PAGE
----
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August 21, 2009

100 Years Ago in the forward

W An open letter from Sholem Yankev Abramovitsh, also known as Mendele Moykher Sforem (Mendele the Bookseller), appeared recently in a Yiddish newspaper in Russia in which the great Yiddish writer charged New York’s Hebrew Publishing Company with reprinting his works without permission and without any compensation whatsoever. He was especially upset about the fact that the company translated some of his Hebrew stories into Yiddish, thereby replacing his voice with a translator’s. The Forward sent a reporter to the offices of the Hebrew Publishing Company to see what the company had to say about the letter. One of the partners, Mr. Katzenelenboygen, said the following: “After receiving Mendele’s letter, we sent a letter to Mr. Abramovitsh offering 300 rubles for permission to print his work. We hope he will accept. We are also planning on paying some of the Russian writers whose works we have published.”

75 Years Ago in the forward

W Over the past few weeks, a huge amount of ink has been spilled on the sports pages of the biggest American newspapers — not on baseball god Babe Ruth, but on two young Jewish players who have become the talk of all baseball fans: the New York Giants’ Phil Weintraub and the Detroit Tigers’ Henry Benjamin “Hank” Greenberg. Weintraub, who played briefly last season but was sent back down to the farm team because he was considered to be “too raw,” was brought back to the Giants this year after New York fans bombarded the team’s office with letters. Apparently, the Giants decided to take their fans’ demands into consideration. But in reality, Weintraub was also known as the best player on their farm team. Even though Weintraub is now playing in the pros, his mother doesn’t like it. “What’s the point?” she said. “Better he should be a doctor or a lawyer.”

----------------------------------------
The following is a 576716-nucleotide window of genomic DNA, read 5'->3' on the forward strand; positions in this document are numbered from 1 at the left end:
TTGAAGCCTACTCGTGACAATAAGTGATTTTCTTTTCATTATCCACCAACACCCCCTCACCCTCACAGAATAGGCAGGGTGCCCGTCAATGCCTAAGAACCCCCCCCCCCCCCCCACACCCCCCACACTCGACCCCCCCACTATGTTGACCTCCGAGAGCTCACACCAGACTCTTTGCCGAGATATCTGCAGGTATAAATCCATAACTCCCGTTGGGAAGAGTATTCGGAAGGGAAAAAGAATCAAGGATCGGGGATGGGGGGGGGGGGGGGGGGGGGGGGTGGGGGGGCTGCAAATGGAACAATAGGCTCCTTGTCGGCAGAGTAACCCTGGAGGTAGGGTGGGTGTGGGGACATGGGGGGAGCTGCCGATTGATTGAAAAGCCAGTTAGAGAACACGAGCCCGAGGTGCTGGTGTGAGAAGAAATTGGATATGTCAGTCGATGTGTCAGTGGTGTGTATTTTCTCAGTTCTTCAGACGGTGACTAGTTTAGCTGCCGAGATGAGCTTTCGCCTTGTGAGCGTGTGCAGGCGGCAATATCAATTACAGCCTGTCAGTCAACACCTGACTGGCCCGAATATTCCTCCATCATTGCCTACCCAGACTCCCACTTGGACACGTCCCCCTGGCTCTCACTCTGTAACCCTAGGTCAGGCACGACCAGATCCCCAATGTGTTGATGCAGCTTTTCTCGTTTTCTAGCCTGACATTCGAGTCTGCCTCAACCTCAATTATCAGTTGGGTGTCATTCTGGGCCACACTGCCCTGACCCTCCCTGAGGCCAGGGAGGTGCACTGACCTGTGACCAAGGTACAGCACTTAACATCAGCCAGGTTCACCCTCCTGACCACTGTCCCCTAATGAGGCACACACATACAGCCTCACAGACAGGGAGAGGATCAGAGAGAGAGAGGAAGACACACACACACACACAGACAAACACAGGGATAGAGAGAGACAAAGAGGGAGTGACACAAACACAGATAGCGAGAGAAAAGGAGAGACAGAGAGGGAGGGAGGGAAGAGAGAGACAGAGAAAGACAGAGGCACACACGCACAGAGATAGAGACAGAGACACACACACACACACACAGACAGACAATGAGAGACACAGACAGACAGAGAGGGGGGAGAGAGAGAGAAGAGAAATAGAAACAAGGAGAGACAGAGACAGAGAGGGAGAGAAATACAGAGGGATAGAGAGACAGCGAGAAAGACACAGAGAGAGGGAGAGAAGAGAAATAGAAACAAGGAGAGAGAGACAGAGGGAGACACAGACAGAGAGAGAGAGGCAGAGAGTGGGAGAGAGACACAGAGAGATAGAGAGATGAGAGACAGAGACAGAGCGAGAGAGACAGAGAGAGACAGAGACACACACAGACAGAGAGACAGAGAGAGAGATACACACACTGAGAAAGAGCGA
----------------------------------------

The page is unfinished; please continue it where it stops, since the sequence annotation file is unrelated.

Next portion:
50 Years Ago in the forward

W Rabbi Zushe Portugal, also known as the Skulener Rebbe, and his son were freed from prison in Romania after being detained for more than two months. The rebbe’s arrest took place during a wave of antisemitic activity occurring in Romania. Although dozens of other Jews were arrested during this time, there is no indication as to what became of them. It is thought that the rebbe was freed because of the intervention of Israel’s chief rabbi, Yitzhak Nissim, with Christian leaders in Romania. Israeli press reports appealed to the Romanian government for a continuation of the policy that permitted reunification of families, as it is well known that the husbands of a number of Israeli women of Romanian origin are in Romanian prisons.

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